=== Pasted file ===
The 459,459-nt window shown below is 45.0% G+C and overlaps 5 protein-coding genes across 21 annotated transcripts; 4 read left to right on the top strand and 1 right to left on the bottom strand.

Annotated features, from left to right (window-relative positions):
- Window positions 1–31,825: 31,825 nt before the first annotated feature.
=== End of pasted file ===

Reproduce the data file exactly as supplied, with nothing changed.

The 459,459-nt window shown below is 45.0% G+C and overlaps 5 protein-coding genes across 21 annotated transcripts; 4 read left to right on the top strand and 1 right to left on the bottom strand.

Annotated features, from left to right (window-relative positions):
- Window positions 1–31,825: 31,825 nt before the first annotated feature.